Astronomie - India’s AstroSat telescope discovers one of the earliest galaxies to have formed


Located 9.3 billion light years away, the galaxy is the first to have been observed in the extreme UV environment and it offers insights into the conditions of the early universe.


India’s first multi wavelength space observatory, AstroSat |

Bengaluru: India’s multi-wavelength orbiting telescope, AstroSat, has detected light from a galaxy, called AUDFs01, in the extreme-ultraviolet (UV) light. The galaxy is 9.3 billion light years away from Earth.

The discovery was an international collaboration by astronomers from India, Switzerland, France, USA, Japan and the Netherlands. It was led by Dr Kanak Saha, associate professor of astronomy at the Inter-University Centre for Astronomy and Astrophysics (IUCAA), Pune. 

This is the first time that star-forming galaxies have been observed in this extreme UV environment. 


The paper announcing the finding was published in the journal Nature Astronomy Monday. 


Saha’s team observed the galaxy within the patch of sky called the Hubble eXtreme Deep field (XDF), which itself sits at the centre of the Hubble Ultra Deep Field (HUDF). 

The HUDF is a small area in the constellation of Fornax, created using Hubble Space Telescope data from 2003 and 2004. It contains thousands of galaxies, and became the deepest image of the universe ever taken at the time. 

XDF contains about 5,500 galaxies, including those that go back 13.2 billion years in time, nearly as old as the universe, which is 13.7 billion years old. The youngest galaxy in XDF came into existence barely 450 million years after the Big Bang. 


AstroSat looked at a part of XDF for 28 hours in October of 2016, a feat only space telescopes could perform because the atmosphere absorbs ultraviolet radiation. 

After the observation, the researchers analysed the data for two years to ascertain that the emission was indeed from the AUDFs01. The researchers had to be doubly sure because the Hubble did not detect any UV emission from this galaxy since it was too faint. 

“AstroSat/UVIT was able to achieve this unique feat because the background noise in the UVIT detector is much less than the ones on HST (Hubble Space Telescope),” said Saha in an accompanying statement.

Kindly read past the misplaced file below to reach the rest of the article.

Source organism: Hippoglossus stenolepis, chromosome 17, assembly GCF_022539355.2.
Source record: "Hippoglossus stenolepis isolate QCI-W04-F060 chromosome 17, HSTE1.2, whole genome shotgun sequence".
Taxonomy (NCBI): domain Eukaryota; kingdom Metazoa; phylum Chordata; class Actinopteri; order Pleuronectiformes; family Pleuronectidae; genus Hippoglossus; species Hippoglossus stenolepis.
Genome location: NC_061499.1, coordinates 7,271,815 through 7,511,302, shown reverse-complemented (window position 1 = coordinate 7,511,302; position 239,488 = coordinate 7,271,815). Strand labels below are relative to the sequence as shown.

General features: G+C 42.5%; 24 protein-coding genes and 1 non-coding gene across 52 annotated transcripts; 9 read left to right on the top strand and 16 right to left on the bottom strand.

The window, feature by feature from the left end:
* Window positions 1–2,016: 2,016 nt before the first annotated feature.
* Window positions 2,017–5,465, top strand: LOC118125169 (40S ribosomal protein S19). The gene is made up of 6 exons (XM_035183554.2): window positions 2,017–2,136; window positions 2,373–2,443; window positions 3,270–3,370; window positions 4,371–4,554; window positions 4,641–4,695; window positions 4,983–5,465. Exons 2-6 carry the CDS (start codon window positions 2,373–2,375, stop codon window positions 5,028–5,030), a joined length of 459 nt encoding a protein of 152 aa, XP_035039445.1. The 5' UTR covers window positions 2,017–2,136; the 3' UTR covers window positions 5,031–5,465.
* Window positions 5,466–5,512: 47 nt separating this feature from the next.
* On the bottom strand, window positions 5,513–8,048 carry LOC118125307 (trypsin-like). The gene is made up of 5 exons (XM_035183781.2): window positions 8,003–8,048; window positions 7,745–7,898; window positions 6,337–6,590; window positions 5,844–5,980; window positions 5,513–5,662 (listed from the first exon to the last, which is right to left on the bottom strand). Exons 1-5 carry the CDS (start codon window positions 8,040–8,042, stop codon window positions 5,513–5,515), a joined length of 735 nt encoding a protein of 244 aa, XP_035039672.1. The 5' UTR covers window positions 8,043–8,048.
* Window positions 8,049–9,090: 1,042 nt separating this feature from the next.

AstroSat is India’s first multi-wavelength space telescope, which has five telescopes seeing through different wavelengths simultaneously — visible, near UV, far UV, soft X-ray and hard X-ray. It can observe the same target in visible, X-ray, and UV wavelengths together. 

Onboard the AstroSat is a 38-cm wide UltraViolet Imaging Telescope (UVIT), which is capable of imaging in far and near-ultraviolet bands over a wide field of view. This data from the extreme-UV emission from the galaxy was collected by the UVIT instrument.

AstroSat was launched on 28 September 2015 by ISRO into a near-Earth equatorial orbit. It is a multi-institute collaborative project, involving IUCAA, ISRO, Tata Institute of Fundamental Research (Mumbai), Indian Institute of Astrophysics (Bengaluru), and Physical Research Laboratory (Ahmedabad), among others. 



In an accompanying statement from IUCAA, the authors stated that the discovery marks the beginning of a new exploration of star-forming galaxies at extreme UV wavelength.

The purpose of obtaining this data was to understand the conditions in the early universe when baby stars and galaxies were starting to form, and understand the conditions under which ionising radiation was produced, after a period called the Cosmic Dark Age. 

One second after the Big Bang, the newly expanding universe reached a temperature of 1 billion degrees, and began to cool. At this point, it consists only of protons, neutrons, and photons. Then neutrons and protons combined to form deuterons, an isotope of hydrogen. Some also formed helium. These ionised matter attracted electrons, and eventually combined to form neutral hydrogen.

At this point, about 3,80,000 years after the Big Bang, the universe is thought to have become “transparent” — it was able to allow light to flow freely through space for the first time in all directions. 

But there were no astronomical bodies or structures, including stars or galaxies for upto 100 to 200 million years after the Big Bang, so the universe was in the dark. This period is the Cosmic Dark Age, which ended when the first stars formed. 

High-energy processes like star and galaxy formation released tremendous amounts of energy, which split hydrogen and helium atoms back into protons and electrons, deionising the universe. 

Which sources produced this reionization the most is an outstanding problem in the field of observational cosmology.

The answer has been hard to find because the intergalactic medium is very good at absorbing all photons from the reionization epoch of the universe. Therefore, it is very hard for them to have survived all these billions of years and to then reach Earth. And yet, some still do, enabling astronomers to observe ionising photons from this time period directly. 

Observation of this galaxy is the first in this extreme ultraviolet environment where the understanding of star formation and evolution is not yet fully formed. 

Quelle: The Print

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